Tube feeding your baby
This information has been written for parents and carers who have a baby being fed by nasogastric tube as part of their treatment on the Neonatal Unit. Our aim is to help you understand why your baby needs tube feeds, how it is done and how long it is likely to be needed.
Your baby requires to have their feed via a nasogastric tube because they are unable to feed completely by breast or bottle. On the Neonatal Unit, we like to encourage parents and carers to be as involved as much as possible in the care of their babies. The Neonatal team will teach you to give tube feeds whilst your baby is in hospital. At first this may sound a little daunting, but you will be well supported throughout the process.
How will I be prepared for tube feeding?
We will begin to teach you how to give tube feeds when your baby is stable, so that you can be involved as much as possible in your baby’s care. We will explain what to do step by step and let you practice along the way. To make sure that we tell you all you need to know without leaving out important details, we will complete a checklist of points to remember and things to discuss.
You will be able to practice tube feeding whilst being observed by the nurse helping you to look after your baby until you feel confident to do the tube feeds yourself. Teaching will progress as slowly or as quickly as you decide so that you can learn properly and gain confidence.
Why does my baby need tube feeds?
If your baby was born early he or she is not yet fully developed. A baby in the womb only develops the ability to suck when he or she has reached 32 weeks gestation and is not able to coordinate sucking, swallowing and breathing all at the same time, until around 34 – 36 weeks gestation. Sometimes this may take longer and your baby will need help with feeding if he or she is to get enough calories and other nutrients to make sure they grow and develop. If your baby was born full term the reasons they cannot feed orally will be discussed on an individual basis.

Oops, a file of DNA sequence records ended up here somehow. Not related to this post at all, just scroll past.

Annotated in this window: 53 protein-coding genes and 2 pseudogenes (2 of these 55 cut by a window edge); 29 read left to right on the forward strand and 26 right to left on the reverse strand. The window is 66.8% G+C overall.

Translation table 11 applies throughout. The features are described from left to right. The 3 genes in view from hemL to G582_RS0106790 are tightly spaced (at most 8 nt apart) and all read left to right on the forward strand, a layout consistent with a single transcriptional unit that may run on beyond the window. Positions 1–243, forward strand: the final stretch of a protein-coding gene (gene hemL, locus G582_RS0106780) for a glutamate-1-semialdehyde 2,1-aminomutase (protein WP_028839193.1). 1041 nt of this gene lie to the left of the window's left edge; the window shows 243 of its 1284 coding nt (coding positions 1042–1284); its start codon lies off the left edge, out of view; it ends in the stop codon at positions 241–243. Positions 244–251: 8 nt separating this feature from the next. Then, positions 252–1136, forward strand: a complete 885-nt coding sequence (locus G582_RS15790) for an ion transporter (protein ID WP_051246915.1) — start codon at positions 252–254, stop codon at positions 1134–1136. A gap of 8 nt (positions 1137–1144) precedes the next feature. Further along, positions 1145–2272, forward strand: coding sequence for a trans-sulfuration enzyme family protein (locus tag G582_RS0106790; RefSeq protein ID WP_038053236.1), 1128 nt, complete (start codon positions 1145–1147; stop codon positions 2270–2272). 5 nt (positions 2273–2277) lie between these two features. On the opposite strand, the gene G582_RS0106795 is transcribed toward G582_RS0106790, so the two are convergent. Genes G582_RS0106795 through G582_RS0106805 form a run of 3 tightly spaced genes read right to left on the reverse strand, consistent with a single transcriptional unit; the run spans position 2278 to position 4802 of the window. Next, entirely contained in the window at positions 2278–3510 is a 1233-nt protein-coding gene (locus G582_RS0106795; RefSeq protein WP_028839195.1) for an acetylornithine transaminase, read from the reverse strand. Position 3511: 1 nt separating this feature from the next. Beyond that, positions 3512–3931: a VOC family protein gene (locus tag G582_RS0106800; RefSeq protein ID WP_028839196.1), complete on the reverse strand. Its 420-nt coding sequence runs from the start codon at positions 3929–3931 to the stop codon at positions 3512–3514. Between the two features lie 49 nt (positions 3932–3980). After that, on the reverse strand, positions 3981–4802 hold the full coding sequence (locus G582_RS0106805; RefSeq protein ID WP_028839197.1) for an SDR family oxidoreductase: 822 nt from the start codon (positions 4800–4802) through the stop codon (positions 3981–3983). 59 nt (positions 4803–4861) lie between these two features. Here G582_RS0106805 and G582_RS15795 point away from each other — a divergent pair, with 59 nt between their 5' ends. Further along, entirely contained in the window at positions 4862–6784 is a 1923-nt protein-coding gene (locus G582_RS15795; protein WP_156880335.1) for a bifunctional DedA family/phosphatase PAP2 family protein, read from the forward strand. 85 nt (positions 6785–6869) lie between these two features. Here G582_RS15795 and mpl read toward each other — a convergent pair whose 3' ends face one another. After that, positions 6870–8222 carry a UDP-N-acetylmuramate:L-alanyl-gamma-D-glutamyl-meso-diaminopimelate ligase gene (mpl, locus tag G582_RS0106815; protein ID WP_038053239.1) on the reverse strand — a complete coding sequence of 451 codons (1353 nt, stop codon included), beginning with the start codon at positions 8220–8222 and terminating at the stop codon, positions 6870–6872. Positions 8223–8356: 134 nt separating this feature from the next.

When your baby starts to have milk feeds, they will progress from hourly to less frequent feeds which will be put down a feeding tube. This is a thin tube passed down either a nostril or through the mouth until its tip lies in the stomach. It is secured to the baby’s cheek with tape and has an opening covered by a lid at the outer end so that a syringe can be attached to it to give the feed. The feed is allowed to drip slowly down the tube by gravity into the stomach.
Your baby will eventually start to feel hungry and may show an interest in feeding by rooting with his or her mouth. The Neonatal team will inform you when your baby is ready to try some breast or bottle feeds. To begin with your baby may tire quickly as they learn to feed, this will improve once they are bigger and stronger.
Although your baby may take some feeds by mouth the remaining feed will be given via the nasogastric feeding tube to allow your baby time to rest and grow. The Neonatal team will calculate how much milk your baby needs and how often, this is worked out on an individual basis.
Giving a tube feed
Step 1. Wash and dry your hands
Step 2. Prepare the equipment
You will need:
- Measured amount of correct feed, warmed to room temperature
- ___ ml syringe for aspirating the feeding tube
- ___ ml syringe for giving the feed
- pH indicator paper/strips
Step 3. Check the position of the feeding tube using the pH indicator paper/strip
To do this, attach the syringe to the feeding tube and gently draw back a small amount of fluid and place onto the pH indicator paper/strip. If the pH paper changes to a pH 5 or below this means the tube is in the stomach, move on to step 5. If the pH is above 5 seek support from the nursing team.
Step 4. If no fluid can be obtained or pH above 5, the stomach may be empty or the tip of the tube may be against the stomach wall. Try injecting 0.5 – 1.0ml of air into the tube and then gently draw back again. If there is still no fluid try repositioning the baby by laying him/her on right side for a few moments and try again.
If you are still unable to get any fluid or are worried about the position of the tube, seek support from the nursing team.